Put more police on beat, MLA urges as 12 stations to be sold
The sale of Castlederg's PSNI station must lead to more police being put on the beat in the town, unionist politicians have said.
The PSNI announced yesterday that 12 stations across Northern Ireland are being sold as part of cost-saving measures.
As well as the Co Tyrone station, the other stations up for sale will be Aughnacloy, Ballyclare, Ballynahinch, Cushendall, Maghera, Moira, Portaferry, Tandragee, Warrenpoint, Willowfield and York Road in Belfast.
All of the buildings are already closed to the public and no longer have officers or staff working in them. The move will generate an estimated £1.5m for the Policing Board, which owns the PSNI's estate, and result in annual savings of about £600,000.
However, DUP MLA for West Tyrone Thomas Buchanan said: "Speaking for Castlederg, I'm really disappointed. I don't feel that the proper consultation was carried out with the community before the decision was made.
"Police may well get a lot more information through social media, but that doesn't bring much comfort to senior citizens sitting at home afraid of being broken into."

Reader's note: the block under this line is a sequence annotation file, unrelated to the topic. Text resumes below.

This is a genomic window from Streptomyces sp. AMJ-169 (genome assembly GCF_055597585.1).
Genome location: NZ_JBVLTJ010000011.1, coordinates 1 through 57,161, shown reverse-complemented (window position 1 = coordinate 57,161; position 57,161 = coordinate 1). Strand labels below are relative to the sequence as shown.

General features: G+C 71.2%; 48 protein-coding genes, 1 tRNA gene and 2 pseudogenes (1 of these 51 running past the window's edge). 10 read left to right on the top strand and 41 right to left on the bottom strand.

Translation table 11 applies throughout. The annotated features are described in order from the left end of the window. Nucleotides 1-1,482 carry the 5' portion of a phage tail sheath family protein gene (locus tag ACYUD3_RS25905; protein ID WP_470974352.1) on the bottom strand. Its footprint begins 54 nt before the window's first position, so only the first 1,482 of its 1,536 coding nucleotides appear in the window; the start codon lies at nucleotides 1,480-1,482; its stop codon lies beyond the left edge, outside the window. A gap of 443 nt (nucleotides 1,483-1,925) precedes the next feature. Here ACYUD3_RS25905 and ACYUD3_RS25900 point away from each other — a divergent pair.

He added: "We'll be keeping a close eye on the promises the police have made that we'll see more personnel on the ground."
Sinn Fein MLA Michaela Boyle welcomed the closure, saying Castlederg station had been "a massive drain on the public purse".
"This militarised barracks, which has been lying empty, contributes nothing to civic and accountable policing in Castlederg," she said.
UUP Policing Board member Ross Hussey MLA said that the decision to sell Castlederg's station had left him "deeply concerned".
"During the various consultations it was clear the public generally wanted a station to remain," he said.
"There remains a major terrorist threat to Northern Ireland and it is widely accepted that there is a cell based in the Strabane/Londonderry area."
He said he felt a bomb disposal team should be retained in the village.
PSNI Assistant Chief Constable Stephen Martin said he was aware the closures were an "emotive issue" which could effect community confidence.
"I'd like to reassure the public that these 12 stations are no longer being used by police operationally and formally disposing of them will save money," he added.